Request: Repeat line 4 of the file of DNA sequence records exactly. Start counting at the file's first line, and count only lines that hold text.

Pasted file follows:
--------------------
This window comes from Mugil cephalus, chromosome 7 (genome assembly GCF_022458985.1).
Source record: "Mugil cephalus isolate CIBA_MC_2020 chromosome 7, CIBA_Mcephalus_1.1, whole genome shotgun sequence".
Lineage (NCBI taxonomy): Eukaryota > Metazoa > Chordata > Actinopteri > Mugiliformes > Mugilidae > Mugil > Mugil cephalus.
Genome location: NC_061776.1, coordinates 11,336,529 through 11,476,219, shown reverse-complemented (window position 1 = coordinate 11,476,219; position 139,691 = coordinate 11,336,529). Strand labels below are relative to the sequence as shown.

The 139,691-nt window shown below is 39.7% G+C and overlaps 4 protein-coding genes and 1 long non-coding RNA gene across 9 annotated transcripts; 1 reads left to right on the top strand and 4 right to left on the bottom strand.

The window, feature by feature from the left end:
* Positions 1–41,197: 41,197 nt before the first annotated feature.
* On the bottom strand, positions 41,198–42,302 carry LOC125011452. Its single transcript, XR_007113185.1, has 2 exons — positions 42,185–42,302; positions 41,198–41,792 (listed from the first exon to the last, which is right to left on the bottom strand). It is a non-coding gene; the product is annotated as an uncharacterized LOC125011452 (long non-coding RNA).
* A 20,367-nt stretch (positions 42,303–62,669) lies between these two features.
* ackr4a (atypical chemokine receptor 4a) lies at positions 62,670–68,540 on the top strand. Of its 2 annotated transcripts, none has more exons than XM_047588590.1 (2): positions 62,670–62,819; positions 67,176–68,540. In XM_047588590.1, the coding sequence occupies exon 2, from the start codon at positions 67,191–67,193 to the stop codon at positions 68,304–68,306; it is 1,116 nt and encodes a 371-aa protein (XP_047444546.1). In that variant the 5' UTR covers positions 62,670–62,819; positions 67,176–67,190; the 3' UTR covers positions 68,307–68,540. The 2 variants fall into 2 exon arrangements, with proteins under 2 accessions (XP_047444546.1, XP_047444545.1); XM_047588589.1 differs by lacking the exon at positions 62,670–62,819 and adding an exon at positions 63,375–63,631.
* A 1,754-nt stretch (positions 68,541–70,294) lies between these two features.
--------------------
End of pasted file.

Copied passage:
Genome location: NC_061776.1, coordinates 11,336,529 through 11,476,219, shown reverse-complemented (window position 1 = coordinate 11,476,219; position 139,691 = coordinate 11,336,529). Strand labels below are relative to the sequence as shown.